The Turducken Allergy Diet

Turducken being held by man next to 2 other men - Allergy Diet

What’s turducken, you ask? Well, from the outside, turducken looks just like a turkey. But inside is a delicious surprise waiting for you: the turkey is stuffed with a duck and that duck is stuffed with a chicken. It’s a delicious orgy of meat!

Why am I writing about turducken instead of dog food? Read on, and I’ll show you why turducken is a lot like dog food!

Not Eggsactly What’s On The Label

For simplicity, pretend for a moment that single protein, allergy pet foods are the solution to all your dog’s itchiness and your pet is allergic to only chicken. Logically, you wouldn’t want to buy any type of pet food with chicken in it.

So, you head down to the nearest pet shop and buy a brand of dog food with zero chicken on the ingredient label. You scurry back home, tear open the bag, and pour a bowl. Voila! The answer has been served. So long allergies!

But after about a week, you start wondering if your dog’s itching has slowed down? Hmmm maybe, but you’re not really certain. Maybe you should give it another week, just to make sure. The additional week then becomes a month and still no signs of decreased itching and scratching.

You don’t get it. You got rid of the chicken, what’s the problem and why isn’t that food working?

Maybe you should try another protein in your next bag of allergy dog food. So you try lamb dog food but with no luck; the dog’s still itchy. OK, next you try kangaroo; that oughta do it! Nope, no change. Now you’re starting to get frustrated, and so is your poor dog! After countless trials of different pet foods, none of which say they contain chicken, you’re just about ready to give up. But wait. Don’t give up just yet….

The Reason Those Foods Aren’t Working

Somewhere along the line, some scientist somewhere might have had an itchy dog and went through the same frustrating and seemingly useless routine of switching foods. Whatever the reason, someone decided to do a study on why these pet foods may not be the best way to go when trying to eliminate or limit certain antigens in the diet.

Ah, the scientists. With their beakers, test tubes, and brand new Bunsen burners. They’re always looking to prove someone wrong, aren’t they?

Well, it turns out that in this case, they did! The findings of their testing and analysis were released in a journal titled Journal of Animal Physiology and Animal Nutrition. The purpose of the study was to assess twelve bags of dog food to see if the bags did in fact contain just the single source of protein they claimed was inside the bag or if, just like the turducken, there were other surprise proteins inside that bag.

And The Answer Is…

The scientists tested a single protein source pet food labeled as containing nothing but duck. The results of their testing were surprising; the food did in fact contain duck, but the bag also contained fish and another mammal protein!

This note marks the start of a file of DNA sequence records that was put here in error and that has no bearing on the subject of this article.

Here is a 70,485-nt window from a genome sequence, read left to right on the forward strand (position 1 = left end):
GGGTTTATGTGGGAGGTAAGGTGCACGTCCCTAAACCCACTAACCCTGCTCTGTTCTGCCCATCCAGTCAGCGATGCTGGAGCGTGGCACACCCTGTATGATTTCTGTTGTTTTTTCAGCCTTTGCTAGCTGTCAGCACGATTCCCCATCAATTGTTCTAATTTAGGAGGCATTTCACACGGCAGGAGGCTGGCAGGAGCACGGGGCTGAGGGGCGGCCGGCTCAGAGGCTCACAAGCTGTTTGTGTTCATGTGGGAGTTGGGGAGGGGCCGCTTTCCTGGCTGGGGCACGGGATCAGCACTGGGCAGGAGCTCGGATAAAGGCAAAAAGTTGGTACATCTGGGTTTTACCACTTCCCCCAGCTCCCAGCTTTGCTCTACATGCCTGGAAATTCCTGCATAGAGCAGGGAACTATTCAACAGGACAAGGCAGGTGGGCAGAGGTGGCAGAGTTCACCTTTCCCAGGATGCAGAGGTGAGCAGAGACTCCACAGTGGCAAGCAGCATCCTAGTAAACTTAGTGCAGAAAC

In fact, of the twelve bags of pet food they tested, only two of the bags revealed results that matched the ingredients listed on the label. That means that over 80% of the pet foods they tested actually had other protein sources in them that weren’t listed on the labels.

According to a similar study posted in the Journal of Animal Physiology and Animal Nutrition (Identification of undeclared sources of animal origin in canine dry foods used in dietary elimination trials), scientists didn’t actually know for certain why cross contamination is happening, but said it could be any number of factors including inadequate cleaning of the production line and the improper storage and/or transportation of the raw materials. They did go on to recommend manufacturers conduct a thorough analysis on each batch of food to guarantee no other undeclared animal sources are present.

Pet owners seem to grow more and more interested in these allergy diets sold through retail pet stores because of price and convenience. But now you know that if you seem to be relentlessly spinning your wheels and getting nowhere, it could very well be because your dog’s chicken-free food actually has just a wee bit of chicken in it.

So Now What? Do You Give Up?

It’s not all doom and gloom, folks. Even though those scientists found that ten of the twelve bags tested didn’t reliably contain what the label said they did, they did say that pet owners could consider feeding home prepared diets or finding a reputable manufacturer that uses the highest quality controls, monitoring, and assurances possible.

Home prepared diets? Awesome! Unless you plan on feeding your dog turducken, when you pick up a piece of chicken, beef or even emu for your dog, you pretty much know what it is and where it’s been; no surprises! You could trust the pet food companies to do that for you, but if you really want to know what your dog is eating, you might want to steer clear of those allergy foods!

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